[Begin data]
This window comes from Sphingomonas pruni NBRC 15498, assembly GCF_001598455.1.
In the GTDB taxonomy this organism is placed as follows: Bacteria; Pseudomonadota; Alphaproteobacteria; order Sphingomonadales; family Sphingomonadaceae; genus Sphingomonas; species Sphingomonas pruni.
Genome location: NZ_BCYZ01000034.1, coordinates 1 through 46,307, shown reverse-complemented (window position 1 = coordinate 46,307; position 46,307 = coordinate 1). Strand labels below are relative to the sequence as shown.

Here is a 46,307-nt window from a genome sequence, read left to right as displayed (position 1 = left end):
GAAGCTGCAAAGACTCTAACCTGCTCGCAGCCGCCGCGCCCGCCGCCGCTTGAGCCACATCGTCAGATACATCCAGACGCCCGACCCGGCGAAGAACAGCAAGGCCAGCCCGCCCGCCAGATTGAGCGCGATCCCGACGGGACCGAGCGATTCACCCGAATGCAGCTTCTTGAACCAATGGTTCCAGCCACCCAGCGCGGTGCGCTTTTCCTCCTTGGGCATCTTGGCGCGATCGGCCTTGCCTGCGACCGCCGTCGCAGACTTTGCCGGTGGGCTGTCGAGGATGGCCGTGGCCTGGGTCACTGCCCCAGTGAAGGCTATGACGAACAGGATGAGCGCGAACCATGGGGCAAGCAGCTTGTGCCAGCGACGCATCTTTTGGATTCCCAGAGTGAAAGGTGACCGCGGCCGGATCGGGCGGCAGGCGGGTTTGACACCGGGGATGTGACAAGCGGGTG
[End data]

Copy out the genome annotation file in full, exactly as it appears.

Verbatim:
This window comes from Sphingomonas pruni NBRC 15498, assembly GCF_001598455.1.
In the GTDB taxonomy this organism is placed as follows: Bacteria; Pseudomonadota; Alphaproteobacteria; order Sphingomonadales; family Sphingomonadaceae; genus Sphingomonas; species Sphingomonas pruni.
Genome location: NZ_BCYZ01000034.1, coordinates 1 through 46,307, shown reverse-complemented (window position 1 = coordinate 46,307; position 46,307 = coordinate 1). Strand labels below are relative to the sequence as shown.

Here is a 46,307-nt window from a genome sequence, read left to right as displayed (position 1 = left end):
GAAGCTGCAAAGACTCTAACCTGCTCGCAGCCGCCGCGCCCGCCGCCGCTTGAGCCACATCGTCAGATACATCCAGACGCCCGACCCGGCGAAGAACAGCAAGGCCAGCCCGCCCGCCAGATTGAGCGCGATCCCGACGGGACCGAGCGATTCACCCGAATGCAGCTTCTTGAACCAATGGTTCCAGCCACCCAGCGCGGTGCGCTTTTCCTCCTTGGGCATCTTGGCGCGATCGGCCTTGCCTGCGACCGCCGTCGCAGACTTTGCCGGTGGGCTGTCGAGGATGGCCGTGGCCTGGGTCACTGCCCCAGTGAAGGCTATGACGAACAGGATGAGCGCGAACCATGGGGCAAGCAGCTTGTGCCAGCGACGCATCTTTTGGATTCCCAGAGTGAAAGGTGACCGCGGCCGGATCGGGCGGCAGGCGGGTTTGACACCGGGGATGTGACAAGCGGGTG